Greenhouses give you the chance to control the weather. Like Pudge in Lilo and Stitch, only more so. Probably. I don’t know; Pudge is a pretty powerful fish. Anyhoo, choosing a greenhouse is a big job unless you are purposely going for a small bay window type greenhouse. A bay window greenhouse is perfectly acceptable and may even be preferential if you are planning on raising herbs and vegetables for cooking. Otherwise, the greenhouse will likely be situated outdoors and that’s where a whole lot of pre-planning can come in super handy.
The first thing to do when planning for a greenhouse is establishing the purpose of the greenhouse. Why exactly do you need a greenhouse instead of just planting an outdoor garden like normal people? Will the greenhouse help you with propagation and growth of plants that just can’t take the outdoors in your hardiness zone? Do you intend to use the greenhouse as a showcase to display your talents as a gardener of exotic plants? Do you just want to become self-sufficient in the kitchen? If you can’t write out a purpose in one or two sentences for why you want a greenhouse, you don’t really need a greenhouse.
The size of your layout will, of course, depend to some extent on the size of your budget. More importantly, however, is that the size of your greenhouse correlates with your purpose for having a greenhouse in the first place. Go small if you just want a way to extend your growing season by a couple of months. If you want to showcase the kind of offbeat plants like Mrs. Venable in the movie Suddenly, Last Summer, you’ll need to make sure your wallet can afford the most spacious greenhouse you can fit on your property.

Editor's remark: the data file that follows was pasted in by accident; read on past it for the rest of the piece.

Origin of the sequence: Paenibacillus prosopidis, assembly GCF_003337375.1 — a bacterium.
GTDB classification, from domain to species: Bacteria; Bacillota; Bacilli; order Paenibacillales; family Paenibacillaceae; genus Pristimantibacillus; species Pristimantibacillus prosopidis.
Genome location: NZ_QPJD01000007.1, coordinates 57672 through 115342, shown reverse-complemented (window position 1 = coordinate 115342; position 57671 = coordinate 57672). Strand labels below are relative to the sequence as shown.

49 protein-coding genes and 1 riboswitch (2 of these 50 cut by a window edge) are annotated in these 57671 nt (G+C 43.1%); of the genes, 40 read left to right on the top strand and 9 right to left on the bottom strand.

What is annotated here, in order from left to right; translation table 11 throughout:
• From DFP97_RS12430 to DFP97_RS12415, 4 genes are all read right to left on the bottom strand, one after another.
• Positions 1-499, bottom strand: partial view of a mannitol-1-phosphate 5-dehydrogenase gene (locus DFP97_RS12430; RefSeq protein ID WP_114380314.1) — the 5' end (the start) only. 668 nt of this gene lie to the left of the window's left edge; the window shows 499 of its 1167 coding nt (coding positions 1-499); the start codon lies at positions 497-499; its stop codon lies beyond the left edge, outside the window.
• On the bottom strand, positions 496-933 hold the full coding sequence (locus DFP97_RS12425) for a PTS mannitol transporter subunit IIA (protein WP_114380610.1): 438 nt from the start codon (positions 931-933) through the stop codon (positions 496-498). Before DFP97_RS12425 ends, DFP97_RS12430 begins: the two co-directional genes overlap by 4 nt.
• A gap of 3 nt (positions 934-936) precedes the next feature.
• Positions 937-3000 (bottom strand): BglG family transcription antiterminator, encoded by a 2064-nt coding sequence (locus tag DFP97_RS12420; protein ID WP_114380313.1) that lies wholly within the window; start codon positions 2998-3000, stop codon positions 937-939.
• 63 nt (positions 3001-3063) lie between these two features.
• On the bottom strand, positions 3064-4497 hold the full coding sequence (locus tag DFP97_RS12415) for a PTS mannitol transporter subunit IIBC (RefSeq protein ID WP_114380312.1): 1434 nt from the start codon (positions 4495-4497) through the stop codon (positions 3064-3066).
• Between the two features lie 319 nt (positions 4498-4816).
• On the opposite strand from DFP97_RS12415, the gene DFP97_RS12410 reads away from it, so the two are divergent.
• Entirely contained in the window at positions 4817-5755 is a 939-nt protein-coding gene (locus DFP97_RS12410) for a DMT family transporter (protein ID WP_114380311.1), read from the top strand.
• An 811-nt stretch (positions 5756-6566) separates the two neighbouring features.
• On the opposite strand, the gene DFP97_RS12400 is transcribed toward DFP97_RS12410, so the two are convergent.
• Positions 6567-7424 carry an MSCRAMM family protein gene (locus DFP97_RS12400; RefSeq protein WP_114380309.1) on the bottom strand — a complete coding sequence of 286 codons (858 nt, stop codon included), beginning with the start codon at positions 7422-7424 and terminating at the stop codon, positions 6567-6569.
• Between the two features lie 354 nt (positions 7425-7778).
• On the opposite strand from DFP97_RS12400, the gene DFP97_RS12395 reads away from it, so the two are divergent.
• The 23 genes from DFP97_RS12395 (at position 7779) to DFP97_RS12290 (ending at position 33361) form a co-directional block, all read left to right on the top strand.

Attached or Freestanding
One of the decisions that must be made when you decide to buy a greenhouse is whether you want it to be attached to your house or standing by itself as an unattached addition. The advantage of a greenhouse that is attached to the house is that it means you have one less wall to pay for. The attachment to the solid structure that is your house ensures that even a second-rate greenhouse has more strength than it would if it were a freestanding greenhouse. Attached greenhouses also offer the benefit of cutting down on power costs because it will help heat the home. Of course, you also need to remember to shut off the heat at night in order to prevent an excess of heat loss. Detached greenhouse, of course, give you must more latitude in style, design and placement.
Unless you have some experience in building, it is very wise to go with a kit if you are going to build your greenhouse yourself. The kits that are available can be put together by someone with very little experience and still look like it was done by, well, if not exactly a pro, then a very experienced amateur. Kits for greenhouses give you the assistance of time as well since they are going to be easier to put together than building a greenhouse from scratch. Dependable kit manufacturers have also done the hard work of figuring out common greenhouse problems like resistance to decay and ventilation issues.
You already know that a greenhouse is going to be a lot more work than a simple garden. Include maintenance in that assessment. Prevent heat loss by making sure that the greenhouse is closed up tighter than a mafia daughter’s virginity. Regularly inspect the weatherstripping around the door and vents. Check that sealing between joints between the roof and walls remain tightly sealed. Glazing of the windows should be tightly constricted within the frame. If you live in a northern region subject to hard winters, line the walls and roof of your greenhouse with ultraviolet-resistant clear plastic sheeting. Make sure that sheeting is 4 mils thick to ensure proper protection.